English Literature

Topics: Oedipus the King, Character, Oedipus Pages: 3 (569 words) Published: June 23, 2013
In his Poetics, Aristotle set forth the characteristics of good tragedy.

To him the two most important features of tragedy were plot and

character. The plot should contain a change in fortune, preferably

from good to bad, and should ideally hinge on a recognition or

discovery. T

The main character, the protagonist, should be a person in whom

good and bad are mixed but in whom the good predominates. That

definition is usually paraphrased as "a basically noble person with a

tragic flaw," and that flaw, which Aristotle called "harmartia," I think

you can see how Oedipus as a person fits that description. In many

ways he's the ideal man--a caring, proactive, intelligent leader who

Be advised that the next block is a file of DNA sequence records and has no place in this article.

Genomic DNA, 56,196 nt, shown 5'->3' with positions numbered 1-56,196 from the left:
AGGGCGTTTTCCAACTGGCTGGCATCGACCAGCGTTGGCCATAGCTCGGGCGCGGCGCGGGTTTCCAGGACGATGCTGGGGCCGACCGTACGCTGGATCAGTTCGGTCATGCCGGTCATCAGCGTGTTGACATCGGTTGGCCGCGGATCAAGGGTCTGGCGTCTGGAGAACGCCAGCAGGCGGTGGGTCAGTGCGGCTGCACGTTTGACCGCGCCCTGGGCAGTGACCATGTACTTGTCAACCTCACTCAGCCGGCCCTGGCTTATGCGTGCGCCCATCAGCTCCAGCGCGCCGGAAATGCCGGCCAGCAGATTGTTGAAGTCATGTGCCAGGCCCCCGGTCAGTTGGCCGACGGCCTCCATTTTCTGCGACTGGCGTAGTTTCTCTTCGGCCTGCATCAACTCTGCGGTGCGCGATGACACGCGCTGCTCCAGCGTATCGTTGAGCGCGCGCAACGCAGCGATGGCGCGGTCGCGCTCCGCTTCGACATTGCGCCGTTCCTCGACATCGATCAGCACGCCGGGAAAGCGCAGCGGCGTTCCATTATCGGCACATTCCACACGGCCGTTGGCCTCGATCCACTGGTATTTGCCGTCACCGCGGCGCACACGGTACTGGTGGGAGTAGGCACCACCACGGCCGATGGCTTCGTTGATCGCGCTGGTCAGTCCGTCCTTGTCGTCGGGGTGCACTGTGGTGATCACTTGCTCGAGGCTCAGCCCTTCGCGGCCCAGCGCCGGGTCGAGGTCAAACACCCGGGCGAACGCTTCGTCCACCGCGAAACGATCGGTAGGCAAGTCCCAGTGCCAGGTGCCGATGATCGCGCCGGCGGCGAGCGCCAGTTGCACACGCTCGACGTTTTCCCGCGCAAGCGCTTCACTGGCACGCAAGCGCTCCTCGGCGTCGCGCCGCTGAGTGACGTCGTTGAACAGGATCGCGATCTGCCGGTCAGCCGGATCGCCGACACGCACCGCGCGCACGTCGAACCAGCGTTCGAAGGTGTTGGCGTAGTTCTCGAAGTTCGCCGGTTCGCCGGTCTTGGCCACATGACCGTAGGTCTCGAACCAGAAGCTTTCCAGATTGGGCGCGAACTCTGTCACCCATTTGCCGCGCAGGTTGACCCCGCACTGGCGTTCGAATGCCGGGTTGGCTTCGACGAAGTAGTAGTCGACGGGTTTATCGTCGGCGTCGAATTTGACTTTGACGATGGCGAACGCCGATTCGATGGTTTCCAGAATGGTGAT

gets to work on his country's problem even before he's asked.

However, he also has a quick temper and can't stand to be denied

what he wants. We see that side of him in his conversation with

Teiresias and again in the last scene, when he threatens to torture

the old servant, who is refusing to talk only to protect Oedipus and

his family.

Other characterxs in the play are also well drawn. Creon is basically

level-headed and low-profile, but Oedipus' irrational accusations

drive him to losing his temper. It's one of many ironies in the play

that, at the end, he has reluctantly shouldered the responsibility

that Oedipus has erroneously accused him of wanting. Jocasta, who

sees where the investigation is leading before Oedipus does, shows

us from whom he has inherited his intelligence, just as his account

of his encounter with the man we know was Laius shows from

whom he inherited his temper. Jocasts's first appearance, in which

she prevents a fight between Oedipus and Creon by saying what

amounts to "Oedipus, come inside. Creon, go home" also

foreshadows in a blackly funny way the discovery that will soon be

made about her and Oedipus' true relationship. Teiresias' entrance...
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